Monday, June 01, 2020

The Delightful Life of a Suicide Pilot by Colin Cotterill

First Line: There was a myth.

A corpse's still lushly growing nose hair and Dr. Siri Paiboun's lack of reading material lead the elderly doctor and his formidable wife into their last mystery, a mystery that will solve an unknown chapter of World War II history in Laos.

An unofficial mailman delivers a bilingual diary to Dr. Siri Paiboun, and to the dismay of his wife and friends, he insists on reading it aloud, chapter by chapter-- probably because the note attached to the diary says that someone needs his help. It's the surprisingly dull diary of a Japanese kamikaze pilot stationed in Laos, but Dr. Siri can't stop obsessing over it. His wife, Madame Daeng, knows the only solution is for them to go to the place where the pilot was stationed to solve the mystery. Little do the couple know that they will be uncovering some of the darkest secrets of World War II.

I was dismayed when I learned that The Delightful Life of a Suicide Pilot is the last Dr. Siri Paiboun mystery. I love these books, not just for their mysteries, but for the characters, the knowledge I've gained, and their irreverent sense of humor. I do have to be realistic, however. Dr. Siri is in his eighties-- how much longer could we expect him to investigate mysteries?

In this last installment, Inspector Phosy has his own mystery to solve, while their daughter Malee seems to have tied down his wife, Dtui. Another favorite, Mr. Geung, makes an appearance that spotlights one of my favorite things about this series: its respect for all human beings. Geung: "I have ... Down syndrome." Siri: "So? That doesn't make you an idiot." And as all fans of this series know, Geung is not an idiot. Madame Daeng also has time to solve a mystery while Siri works with that diary.

As I followed along with Siri and Daeng, trying my best to figure out what was going on before they did, I enjoyed so many things. The way these two, who have no money, can still afford to travel. The way Cotterill brings 1981 Laos to life for me. (11,000  out of 14,000 motor vehicles in the country had no access to gasoline for instance.) And last but not least, Cotterill's fantastic sense of humor, which can be seen in phrases and sentences like "I hear she has the temper of a rabid Chihuahua" or "...the food was spicy enough to strip the paint off a tank" or even Siri refusing to cooperate with the bad guys by telling them he's suffering from "terminal horripilation".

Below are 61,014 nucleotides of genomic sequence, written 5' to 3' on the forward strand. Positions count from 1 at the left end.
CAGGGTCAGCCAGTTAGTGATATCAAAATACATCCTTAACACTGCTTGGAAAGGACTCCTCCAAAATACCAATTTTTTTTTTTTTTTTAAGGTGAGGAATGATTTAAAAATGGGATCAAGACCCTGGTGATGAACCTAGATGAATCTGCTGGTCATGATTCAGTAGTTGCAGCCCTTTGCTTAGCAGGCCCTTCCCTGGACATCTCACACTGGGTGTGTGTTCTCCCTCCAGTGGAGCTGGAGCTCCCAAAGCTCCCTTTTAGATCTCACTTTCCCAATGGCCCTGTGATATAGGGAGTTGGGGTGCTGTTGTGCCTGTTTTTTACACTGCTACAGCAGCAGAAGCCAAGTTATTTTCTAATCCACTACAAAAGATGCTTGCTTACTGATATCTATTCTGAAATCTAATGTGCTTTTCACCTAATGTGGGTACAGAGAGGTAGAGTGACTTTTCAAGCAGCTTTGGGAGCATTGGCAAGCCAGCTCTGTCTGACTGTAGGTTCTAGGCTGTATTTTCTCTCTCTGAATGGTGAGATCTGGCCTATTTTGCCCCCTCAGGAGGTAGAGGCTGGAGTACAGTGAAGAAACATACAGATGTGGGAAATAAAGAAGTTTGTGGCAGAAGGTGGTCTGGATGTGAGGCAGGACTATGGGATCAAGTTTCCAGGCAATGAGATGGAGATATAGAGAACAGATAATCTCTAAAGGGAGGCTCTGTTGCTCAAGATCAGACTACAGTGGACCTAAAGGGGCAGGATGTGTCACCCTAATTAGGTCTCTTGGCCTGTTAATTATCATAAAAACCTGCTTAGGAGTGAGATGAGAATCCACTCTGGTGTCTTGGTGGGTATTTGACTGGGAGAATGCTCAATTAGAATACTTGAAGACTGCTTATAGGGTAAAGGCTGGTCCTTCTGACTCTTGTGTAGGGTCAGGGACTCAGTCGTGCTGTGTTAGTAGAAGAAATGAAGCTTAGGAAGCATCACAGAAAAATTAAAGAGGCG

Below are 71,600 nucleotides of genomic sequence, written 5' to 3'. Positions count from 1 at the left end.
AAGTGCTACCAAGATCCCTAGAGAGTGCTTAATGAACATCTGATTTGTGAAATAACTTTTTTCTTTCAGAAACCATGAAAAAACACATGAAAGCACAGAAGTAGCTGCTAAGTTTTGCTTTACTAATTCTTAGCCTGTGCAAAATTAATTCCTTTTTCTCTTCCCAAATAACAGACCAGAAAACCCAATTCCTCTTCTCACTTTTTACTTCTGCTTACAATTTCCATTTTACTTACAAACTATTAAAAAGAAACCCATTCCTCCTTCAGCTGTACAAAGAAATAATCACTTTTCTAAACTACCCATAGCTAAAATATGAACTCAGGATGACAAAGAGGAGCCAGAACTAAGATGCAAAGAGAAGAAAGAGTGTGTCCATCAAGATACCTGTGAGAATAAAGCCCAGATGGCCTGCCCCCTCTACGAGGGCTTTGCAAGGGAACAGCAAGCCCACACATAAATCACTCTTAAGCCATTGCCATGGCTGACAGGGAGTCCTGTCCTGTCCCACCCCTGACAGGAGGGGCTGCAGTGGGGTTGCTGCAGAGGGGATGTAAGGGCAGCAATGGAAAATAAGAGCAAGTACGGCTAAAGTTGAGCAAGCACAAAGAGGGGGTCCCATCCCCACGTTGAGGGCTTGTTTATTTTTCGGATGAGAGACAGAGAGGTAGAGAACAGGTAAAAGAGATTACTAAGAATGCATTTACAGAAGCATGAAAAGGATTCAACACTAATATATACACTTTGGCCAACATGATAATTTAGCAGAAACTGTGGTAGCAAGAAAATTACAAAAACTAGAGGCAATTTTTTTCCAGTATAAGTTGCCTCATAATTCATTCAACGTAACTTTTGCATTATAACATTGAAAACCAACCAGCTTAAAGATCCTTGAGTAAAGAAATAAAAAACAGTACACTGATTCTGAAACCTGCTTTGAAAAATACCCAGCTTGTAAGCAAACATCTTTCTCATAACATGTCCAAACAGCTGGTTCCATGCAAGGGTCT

The Delightful Life of a Suicide Pilot is a fitting end to this series, but oh, am I going to miss these characters! However, as long as Cotterill keeps on writing, all is not lost.

The Delightful Life of a Suicide Pilot by Colin Cotterill
eISBN: 9781641291781
Soho Press © 2020
eBook, 288 pages

Historical/Humorous Mystery, #15 Dr. Siri Paiboun mystery
Rating: A
Source: Net Galley


  1. It really is sad that there won't be more Dr. Siri novels. But you're right, Cathy; how realistic would it be for him to go on solving mysteries after a certain point. I understand the reason why Cotterill would end the series. Like you, I enjoy the setting, the wit, the things I learn, and the characters. It'll be interesting to see where Cotterill goes next...

    1. Yes, it will be. I certainly hope he has something wonderful up his sleeve.

  2. Since I haven't read any of these, I do have the advantage of looking forward to them. :)

  3. I've heard of Dr. Siri not read him. This sounds very intriguing.

    1. The entire series is very special, Mystica.


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